This is similar in tone to the Dresden files but is much better written. The characters are strongly written and quite different those of the Dresden files. Also, the novel gives a the reader a nice flavor of present day London. The city itself is the setting and is also an integral part of the plotting and and characters of the novel.
The narrator gets 5 stars. He can mimic almost any type of accent and his voice is as malleable as clay.
The characters were interesting and you really liked them. I liked the spin on wizards. I am HUGE Harry Potter fan and devour fantasy and mystery books. Laughed out loud whenever he said you mean a wizard like Harry Potter?
Peter Grant of course!
Yes. I listened to all 5 books straight through.
I was super sad at the end of the 5th book. I need 5 more!
I thoroughly enjoyed this story. It's funny and brilliant. Although my logical left brain told me every premise in the book is beyond ridiculous, I found myself holding out my hand and thinking "lux!" Just in case, ya know, I might actually feel a small tingle.
Not a deep, thought-provoking story. Just fun and silly and completely captivating.
This was the closest to the Harry Dresden books by Jim Butcher that I have come so far. It's a police procedural, with the protagonist being a British constable who discovers that magic is real and that some of the crimes he is investigating are really caused by things that go bump in the night. The book is set in London, by someone that really knows London. It has the feel of London, with the racial diversity, British slang, young Brit way of life (clubs, pubs, kebabs, curries, and flats with laundry on the floor), and a generous dollop of well-researched London history. I very much enjoyed the idea of the Thames and its "daughter" waterways being manifested by human-seeming spirits with distinct personalities and agendas. There is a lot of (dry or earthy) humor and humanity in the writing, which flows very naturally and is easy to get swept up in. It felt rather Dr. Who-esque. Like Dresden, there is an apprentice system for learning magic, and the protagonist is taken under the wing of an Inspector in a special "supernatural" wing of the constabulary.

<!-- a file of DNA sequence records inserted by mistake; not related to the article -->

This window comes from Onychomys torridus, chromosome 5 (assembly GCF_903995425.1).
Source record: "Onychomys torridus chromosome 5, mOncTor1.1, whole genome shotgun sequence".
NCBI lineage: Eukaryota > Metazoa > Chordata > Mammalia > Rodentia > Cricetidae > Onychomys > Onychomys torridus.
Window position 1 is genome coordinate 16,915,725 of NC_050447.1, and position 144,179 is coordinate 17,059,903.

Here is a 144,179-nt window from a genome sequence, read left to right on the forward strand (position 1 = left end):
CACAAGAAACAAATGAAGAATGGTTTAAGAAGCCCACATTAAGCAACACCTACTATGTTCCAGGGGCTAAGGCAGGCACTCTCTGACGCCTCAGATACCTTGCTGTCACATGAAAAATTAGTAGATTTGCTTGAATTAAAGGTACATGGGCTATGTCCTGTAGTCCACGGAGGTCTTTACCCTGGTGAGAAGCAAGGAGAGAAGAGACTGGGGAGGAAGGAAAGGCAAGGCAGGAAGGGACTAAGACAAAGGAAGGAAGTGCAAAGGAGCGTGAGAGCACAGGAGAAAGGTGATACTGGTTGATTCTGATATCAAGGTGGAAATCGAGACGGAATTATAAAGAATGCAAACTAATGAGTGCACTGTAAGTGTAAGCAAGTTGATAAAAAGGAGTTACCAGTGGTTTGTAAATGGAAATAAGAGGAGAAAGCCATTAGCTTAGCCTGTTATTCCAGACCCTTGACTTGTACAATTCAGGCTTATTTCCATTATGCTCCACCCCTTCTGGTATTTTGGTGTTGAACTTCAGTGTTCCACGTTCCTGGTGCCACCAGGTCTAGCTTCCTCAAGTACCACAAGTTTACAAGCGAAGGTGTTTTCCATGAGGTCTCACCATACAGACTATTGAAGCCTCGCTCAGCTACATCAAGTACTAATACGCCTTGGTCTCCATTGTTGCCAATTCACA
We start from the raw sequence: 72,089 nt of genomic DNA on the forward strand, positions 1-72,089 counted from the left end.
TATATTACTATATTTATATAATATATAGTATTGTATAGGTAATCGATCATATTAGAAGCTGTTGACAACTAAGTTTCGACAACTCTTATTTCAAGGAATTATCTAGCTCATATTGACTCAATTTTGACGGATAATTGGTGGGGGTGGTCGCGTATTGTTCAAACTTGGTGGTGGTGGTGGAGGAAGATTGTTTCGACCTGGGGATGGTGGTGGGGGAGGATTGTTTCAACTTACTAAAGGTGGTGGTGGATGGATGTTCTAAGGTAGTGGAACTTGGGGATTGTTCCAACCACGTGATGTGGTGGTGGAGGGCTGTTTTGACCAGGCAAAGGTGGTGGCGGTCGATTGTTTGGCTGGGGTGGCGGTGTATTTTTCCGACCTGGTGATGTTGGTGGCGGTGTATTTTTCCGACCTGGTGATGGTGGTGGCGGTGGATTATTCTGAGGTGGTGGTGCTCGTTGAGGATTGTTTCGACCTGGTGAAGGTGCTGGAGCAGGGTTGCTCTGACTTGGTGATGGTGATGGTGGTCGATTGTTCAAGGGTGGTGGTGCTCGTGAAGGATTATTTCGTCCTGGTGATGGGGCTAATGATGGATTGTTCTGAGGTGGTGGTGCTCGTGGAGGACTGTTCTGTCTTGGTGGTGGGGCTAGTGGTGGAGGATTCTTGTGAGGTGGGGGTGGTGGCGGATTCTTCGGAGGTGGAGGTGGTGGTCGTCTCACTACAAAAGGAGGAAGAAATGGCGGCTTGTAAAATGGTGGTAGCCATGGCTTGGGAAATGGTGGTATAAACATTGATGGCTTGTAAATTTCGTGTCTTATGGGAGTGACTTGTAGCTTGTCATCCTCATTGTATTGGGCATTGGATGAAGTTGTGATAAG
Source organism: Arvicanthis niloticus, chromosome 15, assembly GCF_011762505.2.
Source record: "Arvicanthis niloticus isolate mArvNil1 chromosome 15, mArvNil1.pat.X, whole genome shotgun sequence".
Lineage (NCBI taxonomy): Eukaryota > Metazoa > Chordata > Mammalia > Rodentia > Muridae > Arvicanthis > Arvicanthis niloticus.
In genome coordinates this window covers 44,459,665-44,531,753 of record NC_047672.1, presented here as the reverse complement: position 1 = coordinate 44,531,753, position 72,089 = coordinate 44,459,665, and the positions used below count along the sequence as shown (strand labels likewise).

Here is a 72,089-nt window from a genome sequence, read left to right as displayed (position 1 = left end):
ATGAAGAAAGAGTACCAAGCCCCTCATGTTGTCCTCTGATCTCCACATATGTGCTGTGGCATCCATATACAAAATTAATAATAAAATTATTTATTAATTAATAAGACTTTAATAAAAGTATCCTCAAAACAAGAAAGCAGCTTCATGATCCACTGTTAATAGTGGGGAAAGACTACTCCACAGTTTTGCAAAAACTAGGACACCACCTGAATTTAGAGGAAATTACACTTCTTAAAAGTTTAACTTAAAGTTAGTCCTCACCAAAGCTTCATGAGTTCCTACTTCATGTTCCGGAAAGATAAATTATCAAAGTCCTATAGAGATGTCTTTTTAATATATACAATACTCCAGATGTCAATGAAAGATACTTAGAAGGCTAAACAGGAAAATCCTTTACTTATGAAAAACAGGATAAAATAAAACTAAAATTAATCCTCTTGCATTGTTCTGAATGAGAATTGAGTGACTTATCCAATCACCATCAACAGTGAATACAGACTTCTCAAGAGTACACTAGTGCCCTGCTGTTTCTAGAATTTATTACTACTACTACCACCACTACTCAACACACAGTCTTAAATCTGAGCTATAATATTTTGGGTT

What was somewhat lackluster: The pacing was odd. The story ran in fits and starts, with lags here and there. The teacher of our constable is injured and out of commission and thus unable to advise our hero for a big chunk of the book. The ending was rather far-fetched, involving a near-death experiment and time travel that seemed to come out of nowhere. After the ending, there is a bizarre episode after the resolution of the actual main plotline, which felt like the preview chapter of the next book. The main character is a likeable fellow mostly, but is quite juvenile sexually - commenting on cleavage and despite budding relationships with two female characters, is seemingly bumblingly teenage in his thoughts about them. The villian of the piece ends up to be re-enacting the old Punch and Judy tale, which is, quite frankly, ridiculous. It lessened the level of tension inherent in the solving of the crime for me. While I appreciated that the magic system was something that anyone could learn and the magical abilities were kept to a relatively conservative level in power and affect, our hero learned way too fast and too easily for the short period of time covered in the book.
3.5 stars, particularly for the easy, almost effortless style of the writing and the wonderful feel of the London setting. The narration was beautifully done, smooth, with all the right pacing, humor, and sarcasm, and excellent varied accents.
I liked the plot and characters. Could almost call it a British version of Monster Hunters Inc.
The snuffeling and noisy breathing of the narrator got to be a distraction.
All in all an enjoyable book but I won't be rushing out to spend my credits on the sequels.